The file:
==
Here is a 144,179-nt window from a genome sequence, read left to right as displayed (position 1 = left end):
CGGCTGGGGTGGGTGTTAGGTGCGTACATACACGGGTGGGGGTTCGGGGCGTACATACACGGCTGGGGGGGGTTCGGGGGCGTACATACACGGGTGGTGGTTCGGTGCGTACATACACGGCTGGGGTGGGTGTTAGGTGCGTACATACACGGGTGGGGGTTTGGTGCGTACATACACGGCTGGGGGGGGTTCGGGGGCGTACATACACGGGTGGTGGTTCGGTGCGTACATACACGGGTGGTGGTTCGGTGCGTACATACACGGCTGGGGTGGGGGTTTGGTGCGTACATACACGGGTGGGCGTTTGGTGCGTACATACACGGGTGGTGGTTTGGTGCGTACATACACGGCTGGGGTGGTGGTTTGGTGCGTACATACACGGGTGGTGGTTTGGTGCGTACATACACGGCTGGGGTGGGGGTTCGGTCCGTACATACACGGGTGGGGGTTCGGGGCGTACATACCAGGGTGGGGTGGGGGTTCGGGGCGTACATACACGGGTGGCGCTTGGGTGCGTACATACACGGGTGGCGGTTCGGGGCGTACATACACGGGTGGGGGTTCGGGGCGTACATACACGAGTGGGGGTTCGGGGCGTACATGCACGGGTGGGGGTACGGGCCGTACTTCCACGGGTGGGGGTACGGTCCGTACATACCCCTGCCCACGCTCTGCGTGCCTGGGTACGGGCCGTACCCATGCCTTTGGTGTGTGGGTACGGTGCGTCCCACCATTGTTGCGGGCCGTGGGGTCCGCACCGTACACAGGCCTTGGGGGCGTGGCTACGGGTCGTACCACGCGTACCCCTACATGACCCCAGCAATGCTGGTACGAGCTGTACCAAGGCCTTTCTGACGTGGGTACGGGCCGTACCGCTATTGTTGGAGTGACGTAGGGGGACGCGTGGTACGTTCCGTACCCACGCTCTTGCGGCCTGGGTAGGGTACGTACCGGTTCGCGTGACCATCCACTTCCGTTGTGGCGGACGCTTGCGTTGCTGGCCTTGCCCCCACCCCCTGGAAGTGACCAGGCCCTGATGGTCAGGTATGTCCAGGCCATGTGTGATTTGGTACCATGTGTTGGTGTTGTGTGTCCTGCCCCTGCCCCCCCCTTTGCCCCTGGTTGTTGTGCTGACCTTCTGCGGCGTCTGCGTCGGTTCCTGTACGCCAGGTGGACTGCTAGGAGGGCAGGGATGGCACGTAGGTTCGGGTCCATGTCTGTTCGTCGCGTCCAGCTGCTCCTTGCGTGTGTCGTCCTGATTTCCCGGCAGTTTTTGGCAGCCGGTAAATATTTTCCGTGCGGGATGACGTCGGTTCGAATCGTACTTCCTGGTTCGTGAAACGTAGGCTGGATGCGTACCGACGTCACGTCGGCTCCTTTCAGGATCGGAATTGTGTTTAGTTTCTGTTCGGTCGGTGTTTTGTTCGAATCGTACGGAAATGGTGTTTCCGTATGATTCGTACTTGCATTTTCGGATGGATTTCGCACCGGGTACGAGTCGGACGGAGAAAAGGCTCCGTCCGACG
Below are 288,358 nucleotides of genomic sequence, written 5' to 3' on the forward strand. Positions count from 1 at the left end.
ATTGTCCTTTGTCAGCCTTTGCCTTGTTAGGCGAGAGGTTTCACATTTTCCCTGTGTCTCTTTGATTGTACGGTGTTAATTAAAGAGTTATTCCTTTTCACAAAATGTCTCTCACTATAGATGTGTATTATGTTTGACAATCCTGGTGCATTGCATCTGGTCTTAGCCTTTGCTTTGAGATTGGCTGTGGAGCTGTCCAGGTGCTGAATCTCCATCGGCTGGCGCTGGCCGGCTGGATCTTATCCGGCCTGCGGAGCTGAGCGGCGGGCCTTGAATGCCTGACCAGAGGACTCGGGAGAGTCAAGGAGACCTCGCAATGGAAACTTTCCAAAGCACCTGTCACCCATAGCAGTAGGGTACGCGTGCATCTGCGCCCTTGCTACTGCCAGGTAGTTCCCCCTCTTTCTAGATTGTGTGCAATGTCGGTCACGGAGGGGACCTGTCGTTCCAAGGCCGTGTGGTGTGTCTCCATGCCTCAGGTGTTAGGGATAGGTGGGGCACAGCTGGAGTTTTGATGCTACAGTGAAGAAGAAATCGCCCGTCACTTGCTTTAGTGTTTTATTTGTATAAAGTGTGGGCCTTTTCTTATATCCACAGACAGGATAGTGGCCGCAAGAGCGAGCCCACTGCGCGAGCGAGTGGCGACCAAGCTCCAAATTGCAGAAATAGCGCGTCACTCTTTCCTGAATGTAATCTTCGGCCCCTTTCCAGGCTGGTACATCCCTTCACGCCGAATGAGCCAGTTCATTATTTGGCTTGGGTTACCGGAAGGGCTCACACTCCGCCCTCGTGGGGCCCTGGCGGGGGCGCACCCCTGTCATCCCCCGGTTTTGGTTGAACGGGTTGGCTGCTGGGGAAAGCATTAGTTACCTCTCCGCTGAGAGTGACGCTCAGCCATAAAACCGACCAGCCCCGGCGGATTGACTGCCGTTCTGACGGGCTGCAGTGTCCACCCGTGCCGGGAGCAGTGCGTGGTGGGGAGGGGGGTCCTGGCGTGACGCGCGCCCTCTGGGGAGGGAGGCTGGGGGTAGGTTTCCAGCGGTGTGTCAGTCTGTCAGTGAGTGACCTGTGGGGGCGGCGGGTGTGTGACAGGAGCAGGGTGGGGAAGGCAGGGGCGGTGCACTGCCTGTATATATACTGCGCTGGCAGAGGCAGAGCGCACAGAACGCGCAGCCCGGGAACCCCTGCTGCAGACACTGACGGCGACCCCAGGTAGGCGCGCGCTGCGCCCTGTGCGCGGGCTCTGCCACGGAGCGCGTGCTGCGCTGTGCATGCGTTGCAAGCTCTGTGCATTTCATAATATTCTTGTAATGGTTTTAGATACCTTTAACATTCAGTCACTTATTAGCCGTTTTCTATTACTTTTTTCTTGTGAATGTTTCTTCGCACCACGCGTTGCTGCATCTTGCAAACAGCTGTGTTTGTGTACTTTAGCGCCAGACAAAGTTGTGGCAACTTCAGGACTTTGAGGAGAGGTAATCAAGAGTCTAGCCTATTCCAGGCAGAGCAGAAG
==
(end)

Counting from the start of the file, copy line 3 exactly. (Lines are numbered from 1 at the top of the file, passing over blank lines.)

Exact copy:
Below are 288,358 nucleotides of genomic sequence, written 5' to 3' on the forward strand. Positions count from 1 at the left end.